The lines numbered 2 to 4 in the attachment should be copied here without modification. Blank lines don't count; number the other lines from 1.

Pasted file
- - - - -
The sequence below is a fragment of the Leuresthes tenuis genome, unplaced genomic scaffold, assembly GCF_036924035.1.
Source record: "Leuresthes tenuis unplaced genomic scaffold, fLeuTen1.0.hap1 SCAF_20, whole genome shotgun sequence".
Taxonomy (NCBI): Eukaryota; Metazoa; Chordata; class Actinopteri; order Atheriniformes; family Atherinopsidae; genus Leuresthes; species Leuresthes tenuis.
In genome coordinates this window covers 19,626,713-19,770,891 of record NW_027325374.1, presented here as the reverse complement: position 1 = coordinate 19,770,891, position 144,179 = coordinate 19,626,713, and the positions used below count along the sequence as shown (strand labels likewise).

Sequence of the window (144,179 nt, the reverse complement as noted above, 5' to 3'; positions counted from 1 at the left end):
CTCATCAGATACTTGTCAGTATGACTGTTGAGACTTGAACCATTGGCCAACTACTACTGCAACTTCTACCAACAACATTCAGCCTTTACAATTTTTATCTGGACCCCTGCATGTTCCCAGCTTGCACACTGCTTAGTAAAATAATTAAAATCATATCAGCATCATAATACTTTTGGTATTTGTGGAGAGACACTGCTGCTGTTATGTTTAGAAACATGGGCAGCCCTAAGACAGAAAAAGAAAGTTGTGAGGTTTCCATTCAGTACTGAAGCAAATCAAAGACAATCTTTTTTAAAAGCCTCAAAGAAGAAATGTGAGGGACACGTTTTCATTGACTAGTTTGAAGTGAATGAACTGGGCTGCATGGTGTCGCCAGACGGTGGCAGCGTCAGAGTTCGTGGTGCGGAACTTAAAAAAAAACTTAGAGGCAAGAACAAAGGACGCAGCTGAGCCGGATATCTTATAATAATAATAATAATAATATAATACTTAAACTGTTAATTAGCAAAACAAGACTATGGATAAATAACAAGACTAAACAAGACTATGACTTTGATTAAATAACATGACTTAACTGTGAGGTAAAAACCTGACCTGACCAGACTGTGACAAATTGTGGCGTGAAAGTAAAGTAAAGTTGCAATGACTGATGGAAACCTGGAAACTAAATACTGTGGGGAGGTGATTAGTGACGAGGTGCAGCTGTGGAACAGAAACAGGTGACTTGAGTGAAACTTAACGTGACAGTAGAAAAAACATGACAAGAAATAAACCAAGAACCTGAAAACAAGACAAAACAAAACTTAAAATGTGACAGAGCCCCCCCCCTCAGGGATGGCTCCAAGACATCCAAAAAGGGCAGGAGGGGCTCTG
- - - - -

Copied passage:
Source record: "Leuresthes tenuis unplaced genomic scaffold, fLeuTen1.0.hap1 SCAF_20, whole genome shotgun sequence".
Taxonomy (NCBI): Eukaryota; Metazoa; Chordata; class Actinopteri; order Atheriniformes; family Atherinopsidae; genus Leuresthes; species Leuresthes tenuis.
In genome coordinates this window covers 19,626,713-19,770,891 of record NW_027325374.1, presented here as the reverse complement: position 1 = coordinate 19,770,891, position 144,179 = coordinate 19,626,713, and the positions used below count along the sequence as shown (strand labels likewise).